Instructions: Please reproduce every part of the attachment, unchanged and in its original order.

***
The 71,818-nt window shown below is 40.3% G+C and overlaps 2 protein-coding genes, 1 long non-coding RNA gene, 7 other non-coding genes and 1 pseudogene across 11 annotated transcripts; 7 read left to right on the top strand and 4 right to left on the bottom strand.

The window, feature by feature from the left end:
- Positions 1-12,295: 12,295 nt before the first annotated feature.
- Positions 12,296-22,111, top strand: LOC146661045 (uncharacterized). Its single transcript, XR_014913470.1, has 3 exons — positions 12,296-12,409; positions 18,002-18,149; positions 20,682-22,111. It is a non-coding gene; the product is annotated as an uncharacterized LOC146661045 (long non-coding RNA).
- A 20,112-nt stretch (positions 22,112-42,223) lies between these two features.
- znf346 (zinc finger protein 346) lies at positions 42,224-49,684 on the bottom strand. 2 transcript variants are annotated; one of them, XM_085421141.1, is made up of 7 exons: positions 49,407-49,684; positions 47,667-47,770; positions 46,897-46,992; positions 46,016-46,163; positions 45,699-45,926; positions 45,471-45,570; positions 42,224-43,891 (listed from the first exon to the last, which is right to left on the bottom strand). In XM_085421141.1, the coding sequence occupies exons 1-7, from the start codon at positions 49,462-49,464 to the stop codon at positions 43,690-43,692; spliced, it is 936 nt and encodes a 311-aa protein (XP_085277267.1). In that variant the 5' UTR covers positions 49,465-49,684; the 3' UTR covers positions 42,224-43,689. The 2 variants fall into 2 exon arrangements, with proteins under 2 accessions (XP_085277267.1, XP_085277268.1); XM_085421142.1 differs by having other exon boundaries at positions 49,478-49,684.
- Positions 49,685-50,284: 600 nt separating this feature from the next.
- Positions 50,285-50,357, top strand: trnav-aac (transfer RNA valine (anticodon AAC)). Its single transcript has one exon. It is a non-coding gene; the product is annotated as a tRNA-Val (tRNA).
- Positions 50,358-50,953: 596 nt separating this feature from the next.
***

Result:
The 71,818-nt window shown below is 40.3% G+C and overlaps 2 protein-coding genes, 1 long non-coding RNA gene, 7 other non-coding genes and 1 pseudogene across 11 annotated transcripts; 7 read left to right on the top strand and 4 right to left on the bottom strand.

The window, feature by feature from the left end:
- Positions 1-12,295: 12,295 nt before the first annotated feature.
- Positions 12,296-22,111, top strand: LOC146661045 (uncharacterized). Its single transcript, XR_014913470.1, has 3 exons — positions 12,296-12,409; positions 18,002-18,149; positions 20,682-22,111. It is a non-coding gene; the product is annotated as an uncharacterized LOC146661045 (long non-coding RNA).
- A 20,112-nt stretch (positions 22,112-42,223) lies between these two features.
- znf346 (zinc finger protein 346) lies at positions 42,224-49,684 on the bottom strand. 2 transcript variants are annotated; one of them, XM_085421141.1, is made up of 7 exons: positions 49,407-49,684; positions 47,667-47,770; positions 46,897-46,992; positions 46,016-46,163; positions 45,699-45,926; positions 45,471-45,570; positions 42,224-43,891 (listed from the first exon to the last, which is right to left on the bottom strand). In XM_085421141.1, the coding sequence occupies exons 1-7, from the start codon at positions 49,462-49,464 to the stop codon at positions 43,690-43,692; spliced, it is 936 nt and encodes a 311-aa protein (XP_085277267.1). In that variant the 5' UTR covers positions 49,465-49,684; the 3' UTR covers positions 42,224-43,689. The 2 variants fall into 2 exon arrangements, with proteins under 2 accessions (XP_085277267.1, XP_085277268.1); XM_085421142.1 differs by having other exon boundaries at positions 49,478-49,684.
- Positions 49,685-50,284: 600 nt separating this feature from the next.
- Positions 50,285-50,357, top strand: trnav-aac (transfer RNA valine (anticodon AAC)). Its single transcript has one exon. It is a non-coding gene; the product is annotated as a tRNA-Val (tRNA).
- Positions 50,358-50,953: 596 nt separating this feature from the next.